Recently, the Anglo-Jewish world has been informed of the acute pressures on Jewish students in a range of UK Higher Education Institutions (HEI’s). While events at the University of Bristol, culminating in the university’s dismissal of the vocal anti-Zionist Dr David Miller, have topped this grim list, other institutions of higher education can claim a place in them, notably the University of London’s School of Oriental and African Studies, which some claim Institutional anti-Semitism.
But although these case studies have rightly attracted widespread (indeed, international) publicity, much less attention has been paid to the creeping discrimination against Jewish students as a result of institutional policies that, on the face of it, have nothing to do with Jews at all.
I draw attention to the growing popularity of college admission policies designed – so we’re told – simply to attract students from a range of ethnic minority backgrounds. For example, York University recently announced six “fully funded” PhD scholarships as part of a “coordinated plan to increase diversity and inclusion” within its alumni “community.”
York’s announcement makes clear that applications are limited to “candidates from the United Kingdom who identify as being of black, Asian or minority ethnic origin”. Jews are now legally an ethnic minority in the United Kingdom. This situation was spelled out in the Race Relations Act 1976, which was confirmed (almost aside, that’s right) by Lord Fraser of Tollpleton in “Mandla” (1981) and reaffirmed in a Supreme Court ruling (2009) that contained allegedly discriminatory admission policies It was administered by the Free School of Jews (JFS) in Kenton, at the request of the then Chief Rabbi of the United Synagogue, Lord Sacks.
While delivering the landmark Supreme Court ruling in that case, the Chief Justice, Lord Phillips, reminded his audience, “There is a Jewish ethnic group. Discrimination on the basis of belonging to this group is racial discrimination.”
If the Jews were indeed, legally, an ethnic minority, then surely (I said to myself) they should be eligible in principle to apply for one of the PhD scholarships at York University. Naturally, I called the university to confirm that this was indeed the case. What I was told was as follows:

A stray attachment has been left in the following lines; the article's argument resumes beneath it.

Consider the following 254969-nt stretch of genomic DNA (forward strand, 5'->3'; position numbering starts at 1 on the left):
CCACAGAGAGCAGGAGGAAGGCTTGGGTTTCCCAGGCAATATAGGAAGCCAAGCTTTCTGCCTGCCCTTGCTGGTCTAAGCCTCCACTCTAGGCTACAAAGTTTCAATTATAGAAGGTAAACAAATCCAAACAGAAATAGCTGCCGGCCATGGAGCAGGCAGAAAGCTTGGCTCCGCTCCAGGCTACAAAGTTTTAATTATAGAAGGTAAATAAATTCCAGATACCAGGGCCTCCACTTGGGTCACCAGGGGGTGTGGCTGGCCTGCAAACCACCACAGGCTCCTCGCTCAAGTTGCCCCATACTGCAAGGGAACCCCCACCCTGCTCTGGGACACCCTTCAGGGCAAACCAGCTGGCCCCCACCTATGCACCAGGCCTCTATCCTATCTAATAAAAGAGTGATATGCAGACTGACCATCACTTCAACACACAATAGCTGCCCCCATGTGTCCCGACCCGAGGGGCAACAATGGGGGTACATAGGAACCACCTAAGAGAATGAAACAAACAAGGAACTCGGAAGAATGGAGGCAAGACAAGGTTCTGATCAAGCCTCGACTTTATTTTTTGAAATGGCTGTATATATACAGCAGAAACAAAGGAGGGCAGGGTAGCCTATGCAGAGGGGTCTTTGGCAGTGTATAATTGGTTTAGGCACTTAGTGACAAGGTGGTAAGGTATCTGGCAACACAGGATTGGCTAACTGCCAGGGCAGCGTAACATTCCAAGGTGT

Currently, the eligibility criteria for these scholarships are based on data collected using the standard HESA race categories and the government’s list of ethnic groups (as it currently is). The data show that racial groups of blacks, Asians, and ethnic minorities (as defined by the HESA categories), are underrepresented in the PGR. [postgraduate] level at York University. Our new scholarships, along with other measures, are looking to address this underrepresentation that is evident from our data.
Faith-related data is not currently captured by these categories, however, we recognize that there is an ongoing debate on this issue.”
HESA is the Higher Education Statistics Agency. The long list of ethnic groups makes no mention of Jews at all. The list includes “other ethnic backgrounds”. But why is there no specific mention of Jews as an ethnic category?
It seems to me that York University is hiding behind this obfuscation, and is comforted by the argument that Jews are merely a religious group.
But of course they are not.
I must add that I dedicated York simply because her recent announcement caught my eye. I am well aware that other higher education institutions operate similar schemes. of mine alma mater, Oxford, is to offer such scholarships in the humanities in 2019. In practice, it appears that Jewish students are barred from applying.
A number of community organizations report efforts to counter anti-Jewish prejudice in the United Kingdom. Will they be persuaded to tackle the ostensible rank discrimination run by a growing number of prestigious higher education academies?
 https://www.supremecourt.uk/cases/docs/uksc-2009-0105-juducation.pdf: Paragraph 28. Lord Phillips was summarizing the argument made by Lord Bannick, QC, during that case.
Professor Jeffrey Alderman is an academic, author and journalist